Budget solutions will require tough decisions and real reforms
We cannot tax our way out of Washington state's budget problem, writes Jason Mercier of the Washington Policy Center. State leaders should enact a plan that not only erases the current deficit but finally puts Olympia on a path to a sustainable budget.
Special to The Times
SOME leaders in Olympia are telling Washingtonians to shoulder a higher tax burden or the most vulnerable people in our state will suffer.
This threat is built on the assumption that everything we're paying for today should be continued indefinitely, and vital government services must be delivered exactly the same way today as they were in the last century.
Focusing on new taxes as the solution, however, demonstrates an unwillingness to re-evaluate which programs are in fact core functions of government and which are low-priority spending that we've grown accustomed to but can no longer afford.
Complicating the debate is a failure to address the full budget problem. Though the current $2.6 billion deficit is capturing the headlines, the state is facing at a minimum a three-year budget problem.
According to the state's budget office, even if the cuts Gov. Chris Gregoire reluctantly requested last month are enacted, the state would still face a new $2.8 billion deficit starting in 2011.
This means officials in Olympia must enact a spending plan that not only erases the current red ink but finally puts the state on a path to a sustainable budget.
Even before the current recession, state government was badly overextended. The governor and Legislature increased spending by more than 30 percent in four short years. This structural spending problem was only made worse by the current bad economy. Last session the Legislature made a small step toward correcting this problem, but relied too heavily on one-time solutions, like federal stimulus money or tapping dedicated fund surpluses. These once-only fixes were further exposed by the weakness of the economy.
Special interests in Olympia are gearing up to tap the recession-strained wallets of families and businesses as the solution to the state's budget problems. Given the full budget problem, however, the multibillion-dollar tax increase needed to continue the current unsustainable level of spending would devastate the economic recovery and cost tens of thousands of Washingtonians their jobs. Just ask California what happens when a governor raises taxes during a recession.
Economists warn that we cannot tax our way out of this problem. Instead, state leaders must reset their spending expectations to match the new economic reality.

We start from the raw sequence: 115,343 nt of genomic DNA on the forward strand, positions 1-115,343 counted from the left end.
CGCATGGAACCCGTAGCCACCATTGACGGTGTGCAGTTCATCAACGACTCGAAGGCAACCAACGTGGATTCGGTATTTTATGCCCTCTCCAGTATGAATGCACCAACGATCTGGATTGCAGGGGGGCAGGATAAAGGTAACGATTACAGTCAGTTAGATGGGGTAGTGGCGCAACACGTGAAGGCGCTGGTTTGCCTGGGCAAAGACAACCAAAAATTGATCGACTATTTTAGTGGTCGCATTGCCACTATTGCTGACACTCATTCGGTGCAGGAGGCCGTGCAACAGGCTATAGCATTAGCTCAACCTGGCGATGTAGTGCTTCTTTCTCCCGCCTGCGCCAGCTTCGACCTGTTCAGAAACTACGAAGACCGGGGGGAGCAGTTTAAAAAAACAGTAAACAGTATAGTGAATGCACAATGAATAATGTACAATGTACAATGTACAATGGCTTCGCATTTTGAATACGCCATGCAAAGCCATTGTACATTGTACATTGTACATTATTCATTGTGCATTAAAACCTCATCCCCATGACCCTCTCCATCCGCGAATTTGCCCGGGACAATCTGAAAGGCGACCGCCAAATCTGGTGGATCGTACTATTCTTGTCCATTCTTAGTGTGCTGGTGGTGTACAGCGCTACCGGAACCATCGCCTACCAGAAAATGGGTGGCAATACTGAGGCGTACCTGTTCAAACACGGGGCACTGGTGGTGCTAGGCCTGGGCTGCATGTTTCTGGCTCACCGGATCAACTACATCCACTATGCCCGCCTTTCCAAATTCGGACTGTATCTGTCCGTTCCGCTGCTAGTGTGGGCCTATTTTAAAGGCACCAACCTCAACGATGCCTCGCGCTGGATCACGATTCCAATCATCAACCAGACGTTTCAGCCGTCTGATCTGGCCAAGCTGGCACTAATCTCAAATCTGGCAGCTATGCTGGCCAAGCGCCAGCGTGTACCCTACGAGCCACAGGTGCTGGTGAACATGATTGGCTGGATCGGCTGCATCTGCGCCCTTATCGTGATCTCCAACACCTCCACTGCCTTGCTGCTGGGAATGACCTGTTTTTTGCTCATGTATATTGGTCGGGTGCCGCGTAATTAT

That means looking creatively at all the options for changing the way the state does business. Specific reforms include:
• Use the state's seldom-used competitive contracting authority enacted in 2002 to lower the cost of delivering public services. Competitive pricing would save the state 10 to 20 percent on basic operating services;
• Lower personnel costs by re-evaluating the generous compensation of state employees, including pensions and health-care benefits. Rigid collective-bargaining contracts threaten to put one of the state's main cost drivers on automatic pilot, preventing elected leaders from getting spending under control. At a minimum, no pay raises should occur while programs are being eliminated;
• Consider ending state programs not directly related to maintaining public peace, health or safety;
• Allow four-year universities to become more independent and less dependent on taxpayer subsidies, and;
• Transition state programs, boards and commissions that can be funded by user fees away from direct taxpayer support.
It is especially odd that under the governor's priorities, provisions to cut people from the Basic Health Plan were included but there was no meaningful effort to reduce the state's expensive personnel costs. Under her proposed budget, some well-paid state employees would receive raises, while other people are losing their health coverage.
To put the state on firm fiscal footing, any budget adopted must not raise taxes during a recession or result in a projected deficit in the next biennium. Olympia leaders should fund only vital core functions of government and leave low-priority (through perhaps desirable) programs for another day.
Adopting a truly balanced and sustainable budget will require tough decisions, but the level of state spending must match actual and projected revenues. This will mean that some of the programs we've grown accustomed to during good times must be eliminated. The Washington Policy Center's Policy Guide for Washington State explains how to achieve this.
Taking more money from businesses and cutting people's take-home pay with higher taxes is not the solution.
Jason Mercier is government-reform director at Washington Policy Center, an independent policy-research organization in Seattle and Olympia. (www.washingtonpolicy.org)
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